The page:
Handy way to install a site, whether on a local vagrant/virtualbox or on the production server. Same command, same setup.
You need full root access on the server, though, to get it all working. And you need “create database” permission on the database server. If there are other sites on the same server (as is the custom for us, now), you’ve suddenly got multiple sites ansible-bombarding the same poor server.
Doing it all in one configuration doesn’t sound like a perfect fit, either. Too many parallel projects, too many individual changes. For instance, someone locked himself out of a server after running ansible on it as someone had added a role to fix the sudoers file. The one running ansible wasn’t allowed to become root after his ansible script updated the sudoers file as that file was now tweaked to the needs of another one of the projects…
Ansible is hailed as the cure for all our installing woes. And for finally breaking free of the sysadmin mold (“I’m not allowed to do anything on this machine”). But I’m pretty sure that if everyone can just update/fix/improve everything with the same big all-encompassing ansible config, that it’ll be just a nice automatic way to shoot ourselves in the foot.
We’re, in practice, using it for installing individual projects. Sometimes even to manage two or three servers for one individual project. Servers specifically for that project: fine.
We’re not using it yet to manage all aspects of all our servers. Using our current setup in the all-encompassing way is not very safe-looking.
The problem is that we do talk about ansible as if it is one big configuration where everything is stored and that all the developers can now automatically manage everything ourselves. Our mental model doesn’t match up with reality.
My questions are a reality check, really:
We have lots of different kinds of sites (django 1.4, 1.5, 1.6, flask, static, socket). Each wants to use ansible to install itself on the server (staging/production) and also to set up a virtualbox for development. Is ansible suited for per-site setup work?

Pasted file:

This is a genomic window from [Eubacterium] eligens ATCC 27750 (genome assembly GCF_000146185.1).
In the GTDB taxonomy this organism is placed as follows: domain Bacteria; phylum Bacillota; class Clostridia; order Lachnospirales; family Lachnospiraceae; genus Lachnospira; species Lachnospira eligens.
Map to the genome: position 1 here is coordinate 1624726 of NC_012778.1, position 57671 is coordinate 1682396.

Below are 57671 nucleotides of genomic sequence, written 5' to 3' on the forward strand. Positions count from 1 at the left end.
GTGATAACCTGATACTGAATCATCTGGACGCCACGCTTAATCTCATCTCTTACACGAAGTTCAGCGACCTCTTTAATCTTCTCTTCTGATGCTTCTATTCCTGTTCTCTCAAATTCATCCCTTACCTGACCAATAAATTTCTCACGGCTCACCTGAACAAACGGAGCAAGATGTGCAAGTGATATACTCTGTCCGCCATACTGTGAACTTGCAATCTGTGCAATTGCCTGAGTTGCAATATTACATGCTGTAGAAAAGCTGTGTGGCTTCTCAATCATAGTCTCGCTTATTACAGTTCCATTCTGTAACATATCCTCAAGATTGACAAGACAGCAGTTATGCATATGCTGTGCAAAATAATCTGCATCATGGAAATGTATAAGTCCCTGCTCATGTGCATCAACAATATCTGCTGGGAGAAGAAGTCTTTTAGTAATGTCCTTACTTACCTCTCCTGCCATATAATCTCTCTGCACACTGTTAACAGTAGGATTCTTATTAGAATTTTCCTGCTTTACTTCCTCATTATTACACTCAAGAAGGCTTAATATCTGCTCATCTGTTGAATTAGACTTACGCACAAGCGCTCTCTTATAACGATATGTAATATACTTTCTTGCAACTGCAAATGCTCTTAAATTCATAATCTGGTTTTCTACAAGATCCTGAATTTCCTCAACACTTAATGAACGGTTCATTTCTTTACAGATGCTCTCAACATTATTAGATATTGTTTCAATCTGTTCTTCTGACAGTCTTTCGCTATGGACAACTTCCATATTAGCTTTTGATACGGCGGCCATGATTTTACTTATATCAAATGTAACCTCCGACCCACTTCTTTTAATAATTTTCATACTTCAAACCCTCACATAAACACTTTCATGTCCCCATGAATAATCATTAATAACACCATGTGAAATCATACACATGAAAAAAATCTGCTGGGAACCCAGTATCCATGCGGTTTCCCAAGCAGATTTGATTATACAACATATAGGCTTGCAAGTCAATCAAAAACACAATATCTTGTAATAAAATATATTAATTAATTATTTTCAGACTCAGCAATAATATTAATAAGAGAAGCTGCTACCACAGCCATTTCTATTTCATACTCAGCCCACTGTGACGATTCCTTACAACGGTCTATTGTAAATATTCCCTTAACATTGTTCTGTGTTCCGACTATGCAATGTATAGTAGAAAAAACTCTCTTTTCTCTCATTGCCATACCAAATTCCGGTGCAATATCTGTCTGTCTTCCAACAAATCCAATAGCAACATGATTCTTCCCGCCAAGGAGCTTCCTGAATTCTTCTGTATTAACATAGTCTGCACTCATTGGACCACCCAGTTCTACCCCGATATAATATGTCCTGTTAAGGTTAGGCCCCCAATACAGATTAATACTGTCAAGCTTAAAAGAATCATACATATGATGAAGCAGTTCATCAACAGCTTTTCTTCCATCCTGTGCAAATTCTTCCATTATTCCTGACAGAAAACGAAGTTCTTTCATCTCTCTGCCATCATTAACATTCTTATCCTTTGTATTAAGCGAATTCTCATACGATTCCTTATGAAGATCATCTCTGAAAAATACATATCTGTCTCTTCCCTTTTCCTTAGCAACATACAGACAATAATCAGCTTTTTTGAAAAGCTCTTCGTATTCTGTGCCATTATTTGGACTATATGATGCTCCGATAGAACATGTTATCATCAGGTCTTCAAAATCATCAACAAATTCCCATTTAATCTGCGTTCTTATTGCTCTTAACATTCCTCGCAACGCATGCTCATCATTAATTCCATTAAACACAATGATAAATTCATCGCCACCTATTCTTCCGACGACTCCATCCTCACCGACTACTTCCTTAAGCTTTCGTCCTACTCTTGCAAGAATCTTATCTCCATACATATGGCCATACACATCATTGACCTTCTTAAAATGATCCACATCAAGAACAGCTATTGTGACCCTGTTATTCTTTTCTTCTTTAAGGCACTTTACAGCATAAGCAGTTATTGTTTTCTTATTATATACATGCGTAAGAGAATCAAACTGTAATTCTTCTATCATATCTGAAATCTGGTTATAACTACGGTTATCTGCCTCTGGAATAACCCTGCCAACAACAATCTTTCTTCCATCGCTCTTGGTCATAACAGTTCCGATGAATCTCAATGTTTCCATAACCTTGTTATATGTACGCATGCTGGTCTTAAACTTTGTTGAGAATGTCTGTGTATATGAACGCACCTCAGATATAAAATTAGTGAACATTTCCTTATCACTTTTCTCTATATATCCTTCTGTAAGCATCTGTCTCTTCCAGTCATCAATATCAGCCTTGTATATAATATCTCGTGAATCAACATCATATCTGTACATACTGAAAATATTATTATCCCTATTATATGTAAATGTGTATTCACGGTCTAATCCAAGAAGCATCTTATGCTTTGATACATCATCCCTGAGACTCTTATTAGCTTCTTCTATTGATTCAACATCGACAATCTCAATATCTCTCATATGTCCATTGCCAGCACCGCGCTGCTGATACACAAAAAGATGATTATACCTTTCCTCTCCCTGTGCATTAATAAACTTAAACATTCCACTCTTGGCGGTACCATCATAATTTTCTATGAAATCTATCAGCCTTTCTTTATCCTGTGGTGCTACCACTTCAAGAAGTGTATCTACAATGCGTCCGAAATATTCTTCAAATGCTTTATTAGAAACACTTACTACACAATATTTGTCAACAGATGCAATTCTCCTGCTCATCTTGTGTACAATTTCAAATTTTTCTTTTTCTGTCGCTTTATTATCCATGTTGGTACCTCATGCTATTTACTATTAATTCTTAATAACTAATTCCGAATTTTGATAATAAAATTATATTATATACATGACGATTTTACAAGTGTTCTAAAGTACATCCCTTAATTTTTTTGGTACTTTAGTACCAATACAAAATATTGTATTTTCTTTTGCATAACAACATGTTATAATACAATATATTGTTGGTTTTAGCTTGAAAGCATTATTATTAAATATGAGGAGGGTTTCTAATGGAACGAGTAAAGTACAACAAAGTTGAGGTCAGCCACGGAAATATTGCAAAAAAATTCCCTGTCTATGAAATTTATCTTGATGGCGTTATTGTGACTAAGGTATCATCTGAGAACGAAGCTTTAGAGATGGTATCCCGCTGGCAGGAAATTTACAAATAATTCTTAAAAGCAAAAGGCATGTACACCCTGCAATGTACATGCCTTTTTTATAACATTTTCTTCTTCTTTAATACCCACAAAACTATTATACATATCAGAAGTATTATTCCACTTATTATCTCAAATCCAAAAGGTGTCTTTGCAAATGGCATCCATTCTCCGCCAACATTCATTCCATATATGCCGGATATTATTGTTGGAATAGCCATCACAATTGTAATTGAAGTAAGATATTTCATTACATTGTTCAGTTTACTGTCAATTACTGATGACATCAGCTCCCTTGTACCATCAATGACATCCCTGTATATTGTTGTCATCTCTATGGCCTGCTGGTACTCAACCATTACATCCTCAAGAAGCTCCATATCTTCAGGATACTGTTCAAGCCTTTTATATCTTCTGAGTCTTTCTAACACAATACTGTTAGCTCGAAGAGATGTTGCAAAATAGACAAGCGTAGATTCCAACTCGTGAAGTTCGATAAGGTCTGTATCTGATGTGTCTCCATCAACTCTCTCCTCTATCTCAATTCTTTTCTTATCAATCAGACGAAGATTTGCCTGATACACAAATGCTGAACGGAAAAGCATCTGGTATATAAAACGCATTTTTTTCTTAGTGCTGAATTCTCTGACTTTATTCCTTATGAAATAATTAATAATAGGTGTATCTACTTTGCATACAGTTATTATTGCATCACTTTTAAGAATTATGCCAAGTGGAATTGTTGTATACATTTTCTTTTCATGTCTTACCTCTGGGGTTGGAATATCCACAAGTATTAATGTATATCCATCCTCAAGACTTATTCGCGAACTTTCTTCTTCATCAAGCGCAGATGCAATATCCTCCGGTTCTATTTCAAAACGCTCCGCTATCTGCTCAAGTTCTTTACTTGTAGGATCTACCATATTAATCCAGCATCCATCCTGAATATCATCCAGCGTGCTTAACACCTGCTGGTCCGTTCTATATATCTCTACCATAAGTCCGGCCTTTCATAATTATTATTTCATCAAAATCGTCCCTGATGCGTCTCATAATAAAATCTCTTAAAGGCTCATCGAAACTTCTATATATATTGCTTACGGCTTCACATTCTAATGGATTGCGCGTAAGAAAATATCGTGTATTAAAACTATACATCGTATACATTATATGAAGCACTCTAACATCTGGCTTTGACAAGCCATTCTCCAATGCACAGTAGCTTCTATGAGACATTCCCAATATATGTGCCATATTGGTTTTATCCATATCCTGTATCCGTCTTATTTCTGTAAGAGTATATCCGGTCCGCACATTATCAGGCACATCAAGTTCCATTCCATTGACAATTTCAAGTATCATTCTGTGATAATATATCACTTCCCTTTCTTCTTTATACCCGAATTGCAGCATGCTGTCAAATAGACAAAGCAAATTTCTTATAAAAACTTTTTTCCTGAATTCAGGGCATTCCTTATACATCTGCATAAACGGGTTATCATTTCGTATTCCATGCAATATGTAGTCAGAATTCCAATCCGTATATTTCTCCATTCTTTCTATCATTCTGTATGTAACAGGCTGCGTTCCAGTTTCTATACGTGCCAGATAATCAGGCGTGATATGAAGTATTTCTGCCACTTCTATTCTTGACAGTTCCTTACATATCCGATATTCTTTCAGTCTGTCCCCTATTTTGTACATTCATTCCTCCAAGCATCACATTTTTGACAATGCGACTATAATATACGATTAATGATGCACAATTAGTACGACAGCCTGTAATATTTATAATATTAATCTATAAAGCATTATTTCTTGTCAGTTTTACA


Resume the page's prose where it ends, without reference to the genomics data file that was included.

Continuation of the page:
Ansible seems the right tool to manage a large collection of servers. Making sure the right packages are installed (“a couple of 12.04 ones with memcached pre-installed”). Making sure the right services run. This should be relatively stable, so allowing the current problems (someone mucks about on the server by hand) should not be automated, right? (So: not everyone can update the server).
The first point lets developers update the server just like they would the local development virtual machine. From within a site’s own custom ansible config. The second point lets sysadmins set up the right infrastructure from within one big ansible config. Those two don’t match, right? (At least not together at the same time).
Docker means effectively a per-site packaged virtual machine. So you can muck about it in as much as you want, basically. All the packages you want, all the nginx config you want, all the nginx/memcached/redis/whatever you want. Root access. Copy-able to your local dev machine. You can set up your docker instance with a custom ansible config.
The docker instance has to be installed on a server somewhere, but (apart from some port forwarding and perhaps mounting a directory), there’s nothing much that needs configuring. Could be a nice combination with a infrastructure-wide ansible config, right?
Docker seems to remove quite some of the belongs-to-site-or-infrastructure problems by allowing, effectively, a full server to be in user space, right?
The setup of a server could also be handled, for a big part, with debian packages. A site’s installer (probably ansible) can easily check if a package (“our-company-standard-LTS-with-memcached.deb is installed OK) is installed and it can safely assume that the environment is OK then.
You could extract this-should-be-done-globally tasks from a site’s ansible config. And write a program to send those over as pull request to the main infrastructure-wide ansible config. Things like “I want my port 8004 to be available via the main proxy as example.org” or “I need a database on the staging database server”.
Anyway… any input appreciated! I want to hone (or fix) my thinking.
My name is Reinout van Rees and I work a lot with Python (programming language) and Django (website framework). I live in The Netherlands and I'm happily married to Annie van Rees-Kooiman.